LaVar Ball, the often-outspoken father of UCLA point guard Lonzo Ball, believes his son can top not only current NBA stars, but legends of the game as well. Lonzo’s brothers LiAngelo and LaMelo have also committed to UCLA and look forward to carry the ultra-competitive family mantra into each level of basketball they step into.
Lonzo, who is considered to be a likely lottery pick in this year’s NBA Draft, has been compared to many NBA players, but his father isn’t quite happy with those comparisons.
“Man, you gotta compare somebody to something,” LaVar told TMZ “But you can’t compare my boy to anyone. They try. I’ll tell you this. They say he’s like Jason Kidd. But he’s taller than Jason Kidd. He jumps better than Jason Kidd. He’s longer than Jason Kidd. He’s got a better shot than Jason Kidd. How you comparing him?”
So how about a comparison to back-to-back MVP Stephen Curry?
“Heck no!” Ball said. “He’s going to be better than Steph Curry. Steph Curry’s really good, but my son is young, he’s got time to go. And you only consider him good because he won a couple of championships. What if he didn’t win no championships? He made some shots at the right time. But he’s not as young as my boy.”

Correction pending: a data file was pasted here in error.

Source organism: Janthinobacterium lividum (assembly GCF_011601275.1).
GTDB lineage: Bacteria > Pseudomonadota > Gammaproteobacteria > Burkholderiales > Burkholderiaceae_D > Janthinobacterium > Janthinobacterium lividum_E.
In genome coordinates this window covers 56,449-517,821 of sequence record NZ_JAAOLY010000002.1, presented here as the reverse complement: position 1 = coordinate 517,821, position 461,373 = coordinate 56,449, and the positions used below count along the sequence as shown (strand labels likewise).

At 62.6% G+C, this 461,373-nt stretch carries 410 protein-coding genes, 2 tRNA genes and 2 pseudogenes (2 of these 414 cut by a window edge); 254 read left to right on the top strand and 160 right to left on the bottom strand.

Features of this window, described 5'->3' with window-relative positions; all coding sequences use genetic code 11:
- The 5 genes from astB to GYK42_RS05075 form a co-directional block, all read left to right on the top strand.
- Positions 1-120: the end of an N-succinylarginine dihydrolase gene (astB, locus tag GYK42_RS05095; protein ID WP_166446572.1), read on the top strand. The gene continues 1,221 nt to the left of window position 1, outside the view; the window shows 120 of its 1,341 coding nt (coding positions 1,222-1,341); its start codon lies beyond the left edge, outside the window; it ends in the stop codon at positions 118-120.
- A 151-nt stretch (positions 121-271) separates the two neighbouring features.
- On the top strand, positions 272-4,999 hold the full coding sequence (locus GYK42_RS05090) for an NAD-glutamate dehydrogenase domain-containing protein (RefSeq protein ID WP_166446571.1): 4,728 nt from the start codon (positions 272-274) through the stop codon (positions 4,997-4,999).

LaVar Ball’s comments come across not only as extremely biased, but borderline atrocious and uninformed. Curry only has a 2015 championship to show for, not “a couple,” but has four All-Star nods, two MVP trophies, and a few NBA records to his name. To compare a mere freshman to an All-Star in the Association is flat out basketball blasphemy — not to mention Lonzo could give Shawn Marion a run for his money, as he still shoots from his chest at 19 years old.
Lonzo is doing all the right things to impress NBA scouts, scoring 15.4 points per game on 55.1 percent from the floor, 43.2 percent from deep, and 67.1 percent from the charity stripe. His six rebounds and 7.6 assists have fueled the Bruins to a sixth place in the AP poll and third place in an ever-improving Pac-12 Conference.
His father, however, would not revert on his opinion, ever so-confident his son’s talents will one day mark his words true.
“You won’t be able to say [that Lonzo is a better NBA player than Curry] until my boy finishes his career. Then they’ll look back and think, ‘how did LaVar know all this?’”